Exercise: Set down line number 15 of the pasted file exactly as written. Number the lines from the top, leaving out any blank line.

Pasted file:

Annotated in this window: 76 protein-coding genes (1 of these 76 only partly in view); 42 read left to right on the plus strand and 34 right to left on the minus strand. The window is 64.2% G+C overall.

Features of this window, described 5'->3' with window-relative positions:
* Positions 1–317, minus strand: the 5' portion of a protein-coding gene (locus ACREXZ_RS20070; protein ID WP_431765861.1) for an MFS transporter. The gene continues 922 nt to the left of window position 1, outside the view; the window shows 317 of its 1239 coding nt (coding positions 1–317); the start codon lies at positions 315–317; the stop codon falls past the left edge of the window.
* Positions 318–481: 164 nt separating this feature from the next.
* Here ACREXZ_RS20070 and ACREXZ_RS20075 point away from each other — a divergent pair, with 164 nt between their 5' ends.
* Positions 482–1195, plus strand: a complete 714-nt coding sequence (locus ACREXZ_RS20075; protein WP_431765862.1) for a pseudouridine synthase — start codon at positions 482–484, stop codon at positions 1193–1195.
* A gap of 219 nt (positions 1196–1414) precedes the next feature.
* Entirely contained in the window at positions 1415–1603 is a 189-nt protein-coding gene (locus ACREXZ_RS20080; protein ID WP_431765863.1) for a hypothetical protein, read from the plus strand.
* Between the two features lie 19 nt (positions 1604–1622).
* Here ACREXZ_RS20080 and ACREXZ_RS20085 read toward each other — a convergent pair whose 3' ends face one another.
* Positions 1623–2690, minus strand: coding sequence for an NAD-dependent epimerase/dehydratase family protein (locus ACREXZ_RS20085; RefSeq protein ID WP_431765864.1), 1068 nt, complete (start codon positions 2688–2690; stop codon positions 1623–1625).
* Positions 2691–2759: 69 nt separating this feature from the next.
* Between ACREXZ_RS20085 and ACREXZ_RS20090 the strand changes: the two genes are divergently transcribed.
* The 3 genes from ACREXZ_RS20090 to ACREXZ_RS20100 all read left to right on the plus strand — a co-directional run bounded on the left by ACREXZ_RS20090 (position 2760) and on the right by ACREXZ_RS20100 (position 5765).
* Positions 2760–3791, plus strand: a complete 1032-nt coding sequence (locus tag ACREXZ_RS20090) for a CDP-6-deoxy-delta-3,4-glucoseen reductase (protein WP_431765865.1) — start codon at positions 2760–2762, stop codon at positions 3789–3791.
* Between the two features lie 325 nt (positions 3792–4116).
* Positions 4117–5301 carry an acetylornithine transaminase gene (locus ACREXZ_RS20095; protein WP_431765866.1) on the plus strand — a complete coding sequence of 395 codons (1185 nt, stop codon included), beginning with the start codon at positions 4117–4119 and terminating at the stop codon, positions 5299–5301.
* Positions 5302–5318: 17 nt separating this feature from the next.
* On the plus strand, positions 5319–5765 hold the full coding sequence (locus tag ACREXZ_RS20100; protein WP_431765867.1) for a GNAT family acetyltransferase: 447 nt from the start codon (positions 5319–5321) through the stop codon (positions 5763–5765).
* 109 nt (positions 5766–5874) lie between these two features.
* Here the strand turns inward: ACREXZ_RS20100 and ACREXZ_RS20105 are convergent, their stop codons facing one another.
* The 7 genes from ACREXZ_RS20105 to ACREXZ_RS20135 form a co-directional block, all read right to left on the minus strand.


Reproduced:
* Positions 2760–3791, plus strand: a complete 1032-nt coding sequence (locus tag ACREXZ_RS20090) for a CDP-6-deoxy-delta-3,4-glucoseen reductase (protein WP_431765865.1) — start codon at positions 2760–2762, stop codon at positions 3789–3791.